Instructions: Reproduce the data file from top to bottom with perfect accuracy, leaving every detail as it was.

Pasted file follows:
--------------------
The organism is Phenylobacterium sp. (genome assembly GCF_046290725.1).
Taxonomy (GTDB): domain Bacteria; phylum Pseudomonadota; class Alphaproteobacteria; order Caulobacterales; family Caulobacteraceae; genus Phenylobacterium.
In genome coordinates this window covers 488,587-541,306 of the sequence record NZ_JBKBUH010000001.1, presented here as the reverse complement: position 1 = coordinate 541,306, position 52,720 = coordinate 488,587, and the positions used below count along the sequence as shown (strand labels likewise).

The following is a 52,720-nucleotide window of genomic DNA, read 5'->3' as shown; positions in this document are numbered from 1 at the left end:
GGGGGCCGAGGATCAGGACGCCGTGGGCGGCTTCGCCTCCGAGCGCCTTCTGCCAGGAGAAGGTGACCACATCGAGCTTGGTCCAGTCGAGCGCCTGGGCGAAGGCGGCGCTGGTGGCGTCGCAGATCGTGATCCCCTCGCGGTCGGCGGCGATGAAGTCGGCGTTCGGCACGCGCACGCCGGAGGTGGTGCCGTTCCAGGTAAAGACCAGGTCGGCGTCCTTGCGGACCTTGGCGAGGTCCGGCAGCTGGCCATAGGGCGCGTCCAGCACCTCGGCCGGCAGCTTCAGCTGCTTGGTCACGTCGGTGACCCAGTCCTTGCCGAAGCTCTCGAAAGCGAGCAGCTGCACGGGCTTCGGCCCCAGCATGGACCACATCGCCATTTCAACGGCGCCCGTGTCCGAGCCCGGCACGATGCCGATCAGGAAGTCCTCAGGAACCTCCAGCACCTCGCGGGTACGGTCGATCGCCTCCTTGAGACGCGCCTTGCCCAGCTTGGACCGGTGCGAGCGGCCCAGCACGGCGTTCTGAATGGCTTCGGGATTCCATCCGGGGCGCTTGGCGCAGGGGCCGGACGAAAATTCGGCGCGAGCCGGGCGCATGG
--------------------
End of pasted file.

The organism is Phenylobacterium sp. (genome assembly GCF_046290725.1).
Taxonomy (GTDB): domain Bacteria; phylum Pseudomonadota; class Alphaproteobacteria; order Caulobacterales; family Caulobacteraceae; genus Phenylobacterium.
In genome coordinates this window covers 488,587-541,306 of the sequence record NZ_JBKBUH010000001.1, presented here as the reverse complement: position 1 = coordinate 541,306, position 52,720 = coordinate 488,587, and the positions used below count along the sequence as shown (strand labels likewise).

The following is a 52,720-nucleotide window of genomic DNA, read 5'->3' as shown; positions in this document are numbered from 1 at the left end:
GGGGGCCGAGGATCAGGACGCCGTGGGCGGCTTCGCCTCCGAGCGCCTTCTGCCAGGAGAAGGTGACCACATCGAGCTTGGTCCAGTCGAGCGCCTGGGCGAAGGCGGCGCTGGTGGCGTCGCAGATCGTGATCCCCTCGCGGTCGGCGGCGATGAAGTCGGCGTTCGGCACGCGCACGCCGGAGGTGGTGCCGTTCCAGGTAAAGACCAGGTCGGCGTCCTTGCGGACCTTGGCGAGGTCCGGCAGCTGGCCATAGGGCGCGTCCAGCACCTCGGCCGGCAGCTTCAGCTGCTTGGTCACGTCGGTGACCCAGTCCTTGCCGAAGCTCTCGAAAGCGAGCAGCTGCACGGGCTTCGGCCCCAGCATGGACCACATCGCCATTTCAACGGCGCCCGTGTCCGAGCCCGGCACGATGCCGATCAGGAAGTCCTCAGGAACCTCCAGCACCTCGCGGGTACGGTCGATCGCCTCCTTGAGACGCGCCTTGCCCAGCTTGGACCGGTGCGAGCGGCCCAGCACGGCGTTCTGAATGGCTTCGGGATTCCATCCGGGGCGCTTGGCGCAGGGGCCGGACGAAAATTCGGCGCGAGCCGGGCGCATGG